When Shi Guazi arrived at the temple, she was painfully thin because her children had refused to feed her more than a single bowl of rice a day.

A year later, her older sister followed her, and for the last decade, they've lived together in the temple.

Media caption,

Inside the Ji Xiang temple

Many worry who will care for the rest of China's elderly, currently numbering 220 million. China has the fastest ageing population in human history, according to the World Bank. By 2050, more than 40% of the population will be over the age of 60.

Traditionally, every generation of a Chinese family lived under the same roof. But that system is facing serious challenges in modern, mobile China. Now, just 38% of people over the age of 60 live with their adult children, according to a major study by Chinese and American researchers released in 2013. Just over half of those living alone received financial support from their children.

Adult children often live close to their parents, but modern apartment blocks don't have room for many generations of a family to live together. In poorer families, children often migrate to other parts of the country for work, leaving elderly parents behind.

There is little support for elderly people when they reach the end of their lives. In a recent "quality of death" survey by the Economist Intelligence Unit assessing end-of-life care offered in 80 countries around the world, China came in the bottom 10, due to its lack of hospice facilities, unaffordable hospital care and lack of community support. In the same survey, the UK ranked number one.

In China's cities, the government is rushing to deal with the problem. In Fujian's Sanming City, a short drive from the temple, the government is rushing to address the needs of its booming elderly population. A new seniors' centre just opened its doors, putting free basic medical care and community services under one roof. Another 13 are slated to open nearby.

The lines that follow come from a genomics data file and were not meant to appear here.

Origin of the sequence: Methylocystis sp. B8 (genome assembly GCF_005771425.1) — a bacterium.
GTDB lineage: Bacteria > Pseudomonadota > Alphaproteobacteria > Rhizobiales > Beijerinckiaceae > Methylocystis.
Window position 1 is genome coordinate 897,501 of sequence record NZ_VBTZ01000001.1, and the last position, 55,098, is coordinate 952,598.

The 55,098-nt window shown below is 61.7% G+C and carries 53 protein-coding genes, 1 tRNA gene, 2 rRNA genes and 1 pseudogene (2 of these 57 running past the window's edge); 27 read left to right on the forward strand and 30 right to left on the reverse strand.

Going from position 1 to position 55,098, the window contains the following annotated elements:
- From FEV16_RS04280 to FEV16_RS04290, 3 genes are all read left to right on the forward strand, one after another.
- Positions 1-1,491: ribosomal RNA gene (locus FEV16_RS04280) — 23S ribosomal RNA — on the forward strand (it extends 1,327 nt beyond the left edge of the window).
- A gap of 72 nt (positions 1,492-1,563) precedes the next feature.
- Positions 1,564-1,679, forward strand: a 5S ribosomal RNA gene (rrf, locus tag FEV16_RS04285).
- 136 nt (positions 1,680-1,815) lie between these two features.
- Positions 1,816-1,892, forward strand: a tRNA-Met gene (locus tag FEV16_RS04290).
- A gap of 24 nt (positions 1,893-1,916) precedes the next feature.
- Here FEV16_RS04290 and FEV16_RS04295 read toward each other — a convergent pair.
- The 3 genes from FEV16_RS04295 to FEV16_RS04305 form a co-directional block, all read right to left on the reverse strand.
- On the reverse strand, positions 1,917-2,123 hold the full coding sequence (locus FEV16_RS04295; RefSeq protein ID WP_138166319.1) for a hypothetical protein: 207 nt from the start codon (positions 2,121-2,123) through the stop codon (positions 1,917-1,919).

But even the local Communist Party Secretary admits the centres are "experiments".

"Only relying on the government for elderly care isn't enough," Su Yitai admits. "That's why we're trying out a new model that combines government, community and family support to try to build a new system that fits Chinese society."

And even greater challenges lie in the countryside, Su says. Poverty is a serious problem in the Chinese countryside - 65% of elderly people living in rural areas live below the poverty line, compared to just 11% in cities.

If a relatively wealthy city is struggling to provide services to a dense neighbourhood, how much harder will it be to extend care to elderly people dotted in tiny villages across China?

The Ji Xiang temple is one of the few places in China offering free end-of-life care. The residents appear to be profoundly grateful for the things they have received - thick cotton coats to keep them warm and heavy blankets for their beds.

At four o'clock every afternoon, the residents change into heavy brown robes for the last chanting ceremony of the day. As they wait for the ritual to begin inside the main temple, some of the women hug each other, admiring each other's robes.

Here, there is some comfort and community. In this small part of China, there is dignity in life and, eventually, in death.